Iran Sidesteps Sanctions With Smuggling and Drug Trafficking


Iran Sidesteps Sanctions With Smuggling and Drug Trafficking

Iran is involved in large-scale illegal cross-border trade.

As the United States and Europe attempt to cripple Iran with more sanctions, Iran is shedding the burden through the booming drug trafficking and smuggling trades. Both industries have been thriving over the past year.

Iran borders Afghanistan and Pakistan, both of which export opium to Iran. With one of the highest opium addiction rates in the world, Iran takes in 700 tons of the crop per year. With its ideal geographical position on the drug route from Afghanistan to Europe, Iran facilitates the trafficking of a further 1,300 tons of opium through to the Caucasus and into Europe.

Iranian officials admit the country is in the midst of a serious drug problem, yet they appear powerless to slow its momentum. There is approximately one ton of narcotics confiscated every day in Iran. Thirty drug traffickers or addicts are arrested every hour. According to Gen. Ali Moayedi, the head of Iran’s anti-narcotics police, over 200,000 people have been detained in relation to trafficking or addiction in the past nine months. In 2012, at least 76 people were executed for drug-related felonies. Iran has the highest rate of opium seizures in the world, accounting for 89 percent of worldwide arrests and confiscations of the substance.

Opium isn’t the only drug that is coming in and out of Iran.

Over the last few years, Iran has experienced a surge in the number of seizures of high-purity crystalline methamphetamines. Iran seizes 41 percent of the world’s heroine and morphine. The seizures are not a result of the police forces and anti-narcotics units getting any better at their job. Rather, the drug trade is actually getting bigger, meaning there are just more drugs to be seized. Captured drug traffickers operating through the Caspian Sea to Iran’s north have been found with high-tech, military-grade equipment including U.S.-made night-vision goggles. Heavy weaponry has been used to blast through checkpoints, and hundreds of border police have died in clashes with drug-related gangs. As the police force increases its efforts to catch the perpetrators, it is frustrated by increasingly well-equipped traffickers.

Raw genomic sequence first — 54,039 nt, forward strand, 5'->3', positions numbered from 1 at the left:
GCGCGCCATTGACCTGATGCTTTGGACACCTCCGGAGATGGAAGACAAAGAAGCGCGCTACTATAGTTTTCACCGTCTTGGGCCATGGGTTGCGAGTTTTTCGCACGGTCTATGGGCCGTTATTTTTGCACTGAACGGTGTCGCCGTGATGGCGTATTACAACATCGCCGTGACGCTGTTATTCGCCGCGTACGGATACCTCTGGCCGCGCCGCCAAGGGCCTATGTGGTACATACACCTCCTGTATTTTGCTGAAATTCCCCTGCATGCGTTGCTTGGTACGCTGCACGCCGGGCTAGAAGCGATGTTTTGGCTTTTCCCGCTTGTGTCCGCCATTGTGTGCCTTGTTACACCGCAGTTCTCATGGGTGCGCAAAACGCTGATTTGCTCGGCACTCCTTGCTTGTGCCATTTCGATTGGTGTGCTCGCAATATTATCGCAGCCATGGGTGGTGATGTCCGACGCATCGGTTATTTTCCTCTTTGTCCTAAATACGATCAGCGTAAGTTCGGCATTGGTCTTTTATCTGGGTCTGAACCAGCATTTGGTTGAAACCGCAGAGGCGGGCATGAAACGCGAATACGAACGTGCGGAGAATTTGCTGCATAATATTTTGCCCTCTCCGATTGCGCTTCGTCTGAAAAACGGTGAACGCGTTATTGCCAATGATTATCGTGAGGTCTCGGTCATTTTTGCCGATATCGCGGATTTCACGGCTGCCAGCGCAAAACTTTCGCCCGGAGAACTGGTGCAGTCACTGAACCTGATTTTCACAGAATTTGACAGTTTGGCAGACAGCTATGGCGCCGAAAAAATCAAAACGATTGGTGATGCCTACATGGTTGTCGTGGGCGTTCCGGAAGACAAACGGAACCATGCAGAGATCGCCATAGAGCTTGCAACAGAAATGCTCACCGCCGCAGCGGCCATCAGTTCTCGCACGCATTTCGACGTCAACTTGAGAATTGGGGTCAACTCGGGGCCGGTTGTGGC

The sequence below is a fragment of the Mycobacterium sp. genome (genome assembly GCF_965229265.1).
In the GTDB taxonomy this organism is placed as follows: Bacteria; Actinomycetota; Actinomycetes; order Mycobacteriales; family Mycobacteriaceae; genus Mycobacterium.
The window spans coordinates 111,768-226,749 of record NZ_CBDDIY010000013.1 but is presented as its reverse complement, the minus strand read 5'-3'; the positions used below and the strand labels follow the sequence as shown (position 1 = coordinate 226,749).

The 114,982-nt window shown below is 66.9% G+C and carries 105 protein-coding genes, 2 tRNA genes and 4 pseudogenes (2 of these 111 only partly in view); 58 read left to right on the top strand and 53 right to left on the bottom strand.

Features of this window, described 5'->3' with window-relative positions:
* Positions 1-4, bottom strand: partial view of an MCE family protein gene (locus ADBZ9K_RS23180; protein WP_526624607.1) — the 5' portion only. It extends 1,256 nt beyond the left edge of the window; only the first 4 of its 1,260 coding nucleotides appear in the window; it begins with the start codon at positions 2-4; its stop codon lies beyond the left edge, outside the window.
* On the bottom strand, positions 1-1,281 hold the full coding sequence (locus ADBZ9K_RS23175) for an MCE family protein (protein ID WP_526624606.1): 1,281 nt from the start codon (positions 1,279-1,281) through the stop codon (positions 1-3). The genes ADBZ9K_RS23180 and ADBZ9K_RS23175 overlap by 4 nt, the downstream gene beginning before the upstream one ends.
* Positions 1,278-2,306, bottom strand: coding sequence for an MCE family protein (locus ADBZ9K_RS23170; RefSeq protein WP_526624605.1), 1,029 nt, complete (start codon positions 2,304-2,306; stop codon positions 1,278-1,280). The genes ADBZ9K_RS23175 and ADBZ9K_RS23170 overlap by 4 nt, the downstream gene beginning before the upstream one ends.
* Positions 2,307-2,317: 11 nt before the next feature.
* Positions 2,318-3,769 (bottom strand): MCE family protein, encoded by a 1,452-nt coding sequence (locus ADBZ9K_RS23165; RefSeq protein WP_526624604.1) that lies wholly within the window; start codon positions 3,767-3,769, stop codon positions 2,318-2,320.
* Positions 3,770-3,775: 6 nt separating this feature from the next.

The U.S. is becoming increasingly frustrated with Iran’s response to the rise in trafficking. It claims Iran is only monitoring what is coming in, not what is going out. As long as Iran contains the amount of illegal drugs flowing in from Afghanistan and Pakistan, it can keep an eye on their dispersion within the nation. When narcotics flow out of Iran, they don’t have the same detrimental effect. On the contrary, they provide the sanction-shackled Iranians with a lucrative income that the U.S. can’t regulate. “The region could be the poster child for the nexus of crime and corruption,” said deputy director of the Terrorism, Transnational Crime and Corruption Center, Richard Kauzlarich (Washington Post, November 1).

With the U.S. unable to influence the drug trade, and Iran’s neighbors getting frustrated by Iran’s lack of cooperation in tracking drug shipments out of the country, illegal cross-border trade has become a booming business.

Aside from drugs, the Iranian economy is being assisted by the smuggling of goods. Iranians import electronics and household items—anything from a toaster to a tv—and they often come in illegally from neighboring countries. To purchase goods that have come into the country legally means paying an extra 25 percent compared to buying the same goods brought in illegally. When stores restock with illegal goods, they avoid high fees from the government, and can sell their merchandise cheaper.

If the smuggling system wasn’t there, Iranians would be brought to their knees by the cost of daily needs. That would in turn serve to hinder the government in its push for nuclear weapons. That is what the U.S. and Europe are trying to achieve at the moment, but are hampered by factors such as the illegal trade that Iran engages in.

Smuggling isn’t the only way goods are passing over the border. In the past year, the rial (Iran’s currency) has plummeted 50 percent. With the value so low, people are taking goods, and even food, across the border where they can sell them for a greater profit.

This pales in comparison to the amount of smuggled gasoline and diesel that leaves the nation. Every day, 7-10 million liters (approximately 2.6 million gallons) of gasoline and diesel is smuggled out of Iran illegally. This provides an incredible cash flow for the Iranian economy. Diesel will fetch 3,500 rials per liter (.26 gallon) in Iran. It will fetch 35,000 rials in a neighboring country. Some experts are saying that the smuggling of diesel is actually more profitable to Iran than its booming drug trade.

As long as Iran has the means to sidestep sanctions, it will continue to do so. When the sanctions don’t bite as they should, Iran’s nuclear program progresses. The Trumpet has long forecast the West’s inability to stop Iran pursuing the nuclear bomb. Read the article by editor in chief Gerald Flurry titled “A Clash of Civilizations Is Imminent” to see why Iran is not going to give up its quest for nuclear arms.